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Mattel Acts Like Bratz


Real innovation, not whiny infighting, will save American business.

After the closing bell, Mattel (MAT) was awarded $100 million dollars in its lawsuit against MGA Entertainment. Mattel had been seeking as much as $1.8 billion in damages against MGA, maker of the Bratz doll line; Mattel argued that Bratz had been developed by Carter Bryant while he was still an employee at Mattel (Mattel dropped its lawsuit against Bryant last year).

The company and its CEO, Isaac Larian, have to cough up $90 million; the company's Hong Kong branch has to pay $10 million. However, MGA doesn't have to pay punitive damages, and the judge said the company didn't act willfully when it hired Bryant. The news is a blow for Mattel, of course - but it underscores something much more significant.

I write about the deteriorating competitive nature of American businesses all the time. Of course, we're seeing it played out in all its ugly glory in the auto industry, which may get a $50 billion loan to make it to the next line of vehicles. We're also seeing it play out at Boeing (BA), which is whining like a baby after botching that $40 billion tanker deal. Other businesses are asking for do-overs and special breaks as well; many will get them.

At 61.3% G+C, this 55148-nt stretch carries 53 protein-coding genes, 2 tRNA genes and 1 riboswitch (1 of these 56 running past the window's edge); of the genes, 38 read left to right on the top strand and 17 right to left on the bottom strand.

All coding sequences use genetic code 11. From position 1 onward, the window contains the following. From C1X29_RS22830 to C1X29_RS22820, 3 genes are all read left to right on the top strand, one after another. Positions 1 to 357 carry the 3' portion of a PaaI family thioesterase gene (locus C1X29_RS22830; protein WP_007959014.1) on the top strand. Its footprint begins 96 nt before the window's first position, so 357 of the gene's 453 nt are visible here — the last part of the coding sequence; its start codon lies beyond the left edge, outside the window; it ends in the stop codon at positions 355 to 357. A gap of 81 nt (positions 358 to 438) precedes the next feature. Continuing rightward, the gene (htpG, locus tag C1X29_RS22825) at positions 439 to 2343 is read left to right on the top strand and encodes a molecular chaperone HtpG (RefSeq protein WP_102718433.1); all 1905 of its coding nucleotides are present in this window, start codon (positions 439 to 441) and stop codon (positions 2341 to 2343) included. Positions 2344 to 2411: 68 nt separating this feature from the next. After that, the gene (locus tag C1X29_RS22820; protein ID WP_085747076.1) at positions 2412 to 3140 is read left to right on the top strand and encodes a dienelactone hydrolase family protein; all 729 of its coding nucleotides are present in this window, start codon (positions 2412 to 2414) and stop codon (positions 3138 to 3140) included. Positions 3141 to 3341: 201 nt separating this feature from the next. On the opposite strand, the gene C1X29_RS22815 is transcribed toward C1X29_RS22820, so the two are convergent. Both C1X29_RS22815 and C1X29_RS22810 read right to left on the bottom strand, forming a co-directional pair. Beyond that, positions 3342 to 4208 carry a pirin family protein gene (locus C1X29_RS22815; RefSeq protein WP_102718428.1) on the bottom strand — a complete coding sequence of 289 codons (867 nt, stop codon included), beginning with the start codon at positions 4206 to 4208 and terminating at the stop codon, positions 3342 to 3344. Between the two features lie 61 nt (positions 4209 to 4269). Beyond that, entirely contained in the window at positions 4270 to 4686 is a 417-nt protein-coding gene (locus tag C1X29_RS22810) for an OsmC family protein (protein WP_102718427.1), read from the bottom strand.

Mattel makes for a great case study in corporate compliancy and hubris. Designer Carter Bryant toils at the company and conceives of a line of dolls radically different from anything the company had ever offered the public. These ethnic dolls, with their hip clothes and urban edge, didn't fly at the house of Barbie.

Carter Bryant hooks up with Isaac Larian in 2000. The latter takes Carter's designs home, where his daughter promptly falls in love with them.

At the same time, Mattel was struggling with its recent acquisition of The Learning Company, purchased for $3.5 billion dollars. I recently interviewed the founder of The Learning Company, and he acknowledged the fortuitous timing of the company's sale, which was a disaster from day one.

By 2000, Mattel was losing $1.5 million a day on The Learning Company, and decided that its CEO, Jill Barad, had to go. She was jettisoned in February 2000 with a going-away package of $50 million dollars (heck, adjusted for inflation, that almost covers the MGA penalty - which will most likely be lowered on appeal).
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